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  • Provenance

    Sidney Janis Gallery, New York
    Private collection, acquired from the above in 1968

  • Catalogue Essay

    Tom Wesselmann’s sensual body of work appeals to our pleasure principles, particularly through his seductive portrayal of the modern female form. Though at times cartoonish, the subject matter of his art provokes the viewer with its lively color and erotic energy. Study for Marilyn’s Mouth, 1967, embraces sexual iconography of popular culture, with Marilyn Monroe as the ultimate embodiment. Not the only Pop Artist interested in Monroe as a sex symbol, Wesselmann evinces a fascination with her lascivious beauty and her Hollywood celebrity status.

    Study for Marilyn’s Mouth, 1967, is part of Wesselmann’s larger Mouth series (1965), and signals a narrowing in Wesselmann’s compositional focus to a more daring, single figure. Wesselmann used this same detail in simultaneously developing his Smoker Study, a series of works that would become one of the most recurrent themes in the 1970s. Both series revel in the provocative nature of oral fascination. However, in Study for Marilyn’s Mouth, 1967, Marilyn Monroe’s platinum blond tresses splay across the lusciously full, heart-shaped lips, distinguishing it in its voluptuousness.

    Wesselmann’s representational paintings and collages are deeply rooted in art historical subject matter, including still lifes, interiors, and nudes. Wesselmann’s reverence of Henri Matisse is apparent in the similarities between Study for Marilyn’s Mouth, 1967, and Matisse’s own love affair with color in his fauvist masterpieces. Much like Matisse’s greatest works, Study for Marilyn’s Mouth, 1967, focuses on human form, and uses Matisse’s unique cutout method and vibrant coloring on a white background to create a dramatic, light-filled effect.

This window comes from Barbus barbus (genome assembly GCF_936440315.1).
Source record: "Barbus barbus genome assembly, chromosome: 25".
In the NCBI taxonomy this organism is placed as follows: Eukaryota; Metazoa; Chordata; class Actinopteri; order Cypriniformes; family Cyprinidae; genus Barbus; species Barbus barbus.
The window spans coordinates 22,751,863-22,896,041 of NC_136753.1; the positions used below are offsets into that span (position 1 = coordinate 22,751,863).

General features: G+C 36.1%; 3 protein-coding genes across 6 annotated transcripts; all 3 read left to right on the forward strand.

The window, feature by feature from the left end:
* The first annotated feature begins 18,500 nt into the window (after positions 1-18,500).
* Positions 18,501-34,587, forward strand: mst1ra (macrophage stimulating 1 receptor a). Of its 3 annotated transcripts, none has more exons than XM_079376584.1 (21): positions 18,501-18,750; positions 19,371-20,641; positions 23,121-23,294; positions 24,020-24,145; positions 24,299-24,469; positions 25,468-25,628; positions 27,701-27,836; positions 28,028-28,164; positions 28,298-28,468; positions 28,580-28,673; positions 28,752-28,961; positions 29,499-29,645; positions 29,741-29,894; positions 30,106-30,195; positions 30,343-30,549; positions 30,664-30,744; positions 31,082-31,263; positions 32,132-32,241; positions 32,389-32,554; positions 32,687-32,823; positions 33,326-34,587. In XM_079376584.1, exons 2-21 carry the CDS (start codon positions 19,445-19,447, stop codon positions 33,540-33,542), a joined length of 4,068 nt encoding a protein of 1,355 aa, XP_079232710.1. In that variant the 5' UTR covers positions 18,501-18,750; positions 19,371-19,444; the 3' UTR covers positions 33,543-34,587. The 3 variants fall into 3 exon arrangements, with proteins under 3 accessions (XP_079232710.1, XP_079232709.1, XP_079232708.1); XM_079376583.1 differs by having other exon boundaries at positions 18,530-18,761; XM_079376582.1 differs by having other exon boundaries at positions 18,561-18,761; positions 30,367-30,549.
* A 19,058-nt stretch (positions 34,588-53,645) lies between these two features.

• Artist Biography

    Tom Wesselmann

    American • 1931 - 2004

    As a former cartoonist and leading figure of the Pop Art movement, Tom Wesselmann spent many years of his life repurposing popular imagery to produce small to large-scale works that burst with color. Active at a time when artists were moving away from the realism of figurative painting and growing increasingly interested in abstraction, Wesselmann opted for an antithetical approach: He took elements of city life that were both sensual and practical and represented them in a way that mirrored Roy Lichtenstein and Andy Warhol's own methodologies.

    Wesselmann considered pop culture objects as exclusively visual elements and incorporated them in his works as pure containers of bold color. This color palette became the foundation for his now-iconic suggestive figurative canvases, often depicting reclining nudes or women's lips balancing a cigarette.

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Study for Marilyn’s Mouth

graphite and oil on canvas
12 x 16 in. (30.5 x 40.6 cm)
Signed, titled and dated “STUDY FOR MARILYN’S MOUTH, Wesselmann 67” on the stretcher.

$300,000 - 400,000 

Sold for $290,500

Contemporary Art Part I

7 November 2011
New York